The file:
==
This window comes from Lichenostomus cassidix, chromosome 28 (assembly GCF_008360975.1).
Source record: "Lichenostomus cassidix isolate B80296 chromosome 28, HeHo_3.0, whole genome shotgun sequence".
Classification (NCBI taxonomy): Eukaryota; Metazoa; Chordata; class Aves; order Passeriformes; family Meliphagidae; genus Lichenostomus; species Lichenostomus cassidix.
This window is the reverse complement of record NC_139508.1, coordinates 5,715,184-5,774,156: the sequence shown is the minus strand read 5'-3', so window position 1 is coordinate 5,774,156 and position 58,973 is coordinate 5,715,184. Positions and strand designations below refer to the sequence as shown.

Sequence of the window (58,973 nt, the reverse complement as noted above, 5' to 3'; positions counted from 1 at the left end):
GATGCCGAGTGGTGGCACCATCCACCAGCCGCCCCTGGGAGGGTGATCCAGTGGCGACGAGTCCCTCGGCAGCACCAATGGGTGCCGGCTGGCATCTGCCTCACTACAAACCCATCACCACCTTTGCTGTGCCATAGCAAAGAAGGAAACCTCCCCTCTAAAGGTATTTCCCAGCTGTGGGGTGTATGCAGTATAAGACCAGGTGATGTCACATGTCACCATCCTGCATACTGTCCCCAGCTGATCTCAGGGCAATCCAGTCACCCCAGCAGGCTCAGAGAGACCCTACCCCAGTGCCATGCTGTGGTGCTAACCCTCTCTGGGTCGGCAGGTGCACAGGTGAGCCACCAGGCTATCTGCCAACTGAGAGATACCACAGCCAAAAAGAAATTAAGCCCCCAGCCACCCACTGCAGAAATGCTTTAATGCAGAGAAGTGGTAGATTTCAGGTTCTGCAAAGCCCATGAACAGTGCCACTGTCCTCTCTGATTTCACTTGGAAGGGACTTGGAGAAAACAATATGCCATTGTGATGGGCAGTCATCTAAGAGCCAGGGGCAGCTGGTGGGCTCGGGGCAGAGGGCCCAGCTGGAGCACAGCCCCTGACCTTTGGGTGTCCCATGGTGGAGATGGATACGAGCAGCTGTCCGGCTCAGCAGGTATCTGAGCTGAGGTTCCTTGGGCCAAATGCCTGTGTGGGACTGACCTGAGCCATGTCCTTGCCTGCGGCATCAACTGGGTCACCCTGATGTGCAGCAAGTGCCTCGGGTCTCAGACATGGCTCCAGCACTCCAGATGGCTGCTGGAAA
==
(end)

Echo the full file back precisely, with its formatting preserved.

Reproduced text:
This window comes from Lichenostomus cassidix, chromosome 28 (assembly GCF_008360975.1).
Source record: "Lichenostomus cassidix isolate B80296 chromosome 28, HeHo_3.0, whole genome shotgun sequence".
Classification (NCBI taxonomy): Eukaryota; Metazoa; Chordata; class Aves; order Passeriformes; family Meliphagidae; genus Lichenostomus; species Lichenostomus cassidix.
This window is the reverse complement of record NC_139508.1, coordinates 5,715,184-5,774,156: the sequence shown is the minus strand read 5'-3', so window position 1 is coordinate 5,774,156 and position 58,973 is coordinate 5,715,184. Positions and strand designations below refer to the sequence as shown.

Sequence of the window (58,973 nt, the reverse complement as noted above, 5' to 3'; positions counted from 1 at the left end):
GATGCCGAGTGGTGGCACCATCCACCAGCCGCCCCTGGGAGGGTGATCCAGTGGCGACGAGTCCCTCGGCAGCACCAATGGGTGCCGGCTGGCATCTGCCTCACTACAAACCCATCACCACCTTTGCTGTGCCATAGCAAAGAAGGAAACCTCCCCTCTAAAGGTATTTCCCAGCTGTGGGGTGTATGCAGTATAAGACCAGGTGATGTCACATGTCACCATCCTGCATACTGTCCCCAGCTGATCTCAGGGCAATCCAGTCACCCCAGCAGGCTCAGAGAGACCCTACCCCAGTGCCATGCTGTGGTGCTAACCCTCTCTGGGTCGGCAGGTGCACAGGTGAGCCACCAGGCTATCTGCCAACTGAGAGATACCACAGCCAAAAAGAAATTAAGCCCCCAGCCACCCACTGCAGAAATGCTTTAATGCAGAGAAGTGGTAGATTTCAGGTTCTGCAAAGCCCATGAACAGTGCCACTGTCCTCTCTGATTTCACTTGGAAGGGACTTGGAGAAAACAATATGCCATTGTGATGGGCAGTCATCTAAGAGCCAGGGGCAGCTGGTGGGCTCGGGGCAGAGGGCCCAGCTGGAGCACAGCCCCTGACCTTTGGGTGTCCCATGGTGGAGATGGATACGAGCAGCTGTCCGGCTCAGCAGGTATCTGAGCTGAGGTTCCTTGGGCCAAATGCCTGTGTGGGACTGACCTGAGCCATGTCCTTGCCTGCGGCATCAACTGGGTCACCCTGATGTGCAGCAAGTGCCTCGGGTCTCAGACATGGCTCCAGCACTCCAGATGGCTGCTGGAAA